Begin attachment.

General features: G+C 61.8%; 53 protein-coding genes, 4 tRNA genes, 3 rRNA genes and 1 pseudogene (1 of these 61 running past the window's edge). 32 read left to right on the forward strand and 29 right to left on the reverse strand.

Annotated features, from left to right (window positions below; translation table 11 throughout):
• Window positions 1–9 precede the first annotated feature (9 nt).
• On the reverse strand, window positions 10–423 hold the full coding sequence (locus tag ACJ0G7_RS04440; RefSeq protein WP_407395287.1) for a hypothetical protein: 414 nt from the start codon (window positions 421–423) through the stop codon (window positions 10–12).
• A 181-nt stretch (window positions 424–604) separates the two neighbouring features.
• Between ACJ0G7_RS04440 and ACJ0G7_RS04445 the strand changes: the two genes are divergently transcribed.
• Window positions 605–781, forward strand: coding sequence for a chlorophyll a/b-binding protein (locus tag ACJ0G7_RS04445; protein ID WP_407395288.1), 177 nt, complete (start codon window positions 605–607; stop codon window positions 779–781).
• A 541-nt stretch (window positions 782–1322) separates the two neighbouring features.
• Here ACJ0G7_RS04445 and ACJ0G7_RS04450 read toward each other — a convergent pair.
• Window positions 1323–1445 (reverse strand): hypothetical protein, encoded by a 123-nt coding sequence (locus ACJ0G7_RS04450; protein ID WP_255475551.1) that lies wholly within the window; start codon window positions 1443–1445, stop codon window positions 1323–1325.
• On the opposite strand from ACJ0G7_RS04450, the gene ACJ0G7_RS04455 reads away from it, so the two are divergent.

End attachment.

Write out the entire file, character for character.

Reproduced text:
General features: G+C 61.8%; 53 protein-coding genes, 4 tRNA genes, 3 rRNA genes and 1 pseudogene (1 of these 61 running past the window's edge). 32 read left to right on the forward strand and 29 right to left on the reverse strand.

Annotated features, from left to right (window positions below; translation table 11 throughout):
• Window positions 1–9 precede the first annotated feature (9 nt).
• On the reverse strand, window positions 10–423 hold the full coding sequence (locus tag ACJ0G7_RS04440; RefSeq protein WP_407395287.1) for a hypothetical protein: 414 nt from the start codon (window positions 421–423) through the stop codon (window positions 10–12).
• A 181-nt stretch (window positions 424–604) separates the two neighbouring features.
• Between ACJ0G7_RS04440 and ACJ0G7_RS04445 the strand changes: the two genes are divergently transcribed.
• Window positions 605–781, forward strand: coding sequence for a chlorophyll a/b-binding protein (locus tag ACJ0G7_RS04445; protein ID WP_407395288.1), 177 nt, complete (start codon window positions 605–607; stop codon window positions 779–781).
• A 541-nt stretch (window positions 782–1322) separates the two neighbouring features.
• Here ACJ0G7_RS04445 and ACJ0G7_RS04450 read toward each other — a convergent pair.
• Window positions 1323–1445 (reverse strand): hypothetical protein, encoded by a 123-nt coding sequence (locus ACJ0G7_RS04450; protein ID WP_255475551.1) that lies wholly within the window; start codon window positions 1443–1445, stop codon window positions 1323–1325.
• On the opposite strand from ACJ0G7_RS04450, the gene ACJ0G7_RS04455 reads away from it, so the two are divergent.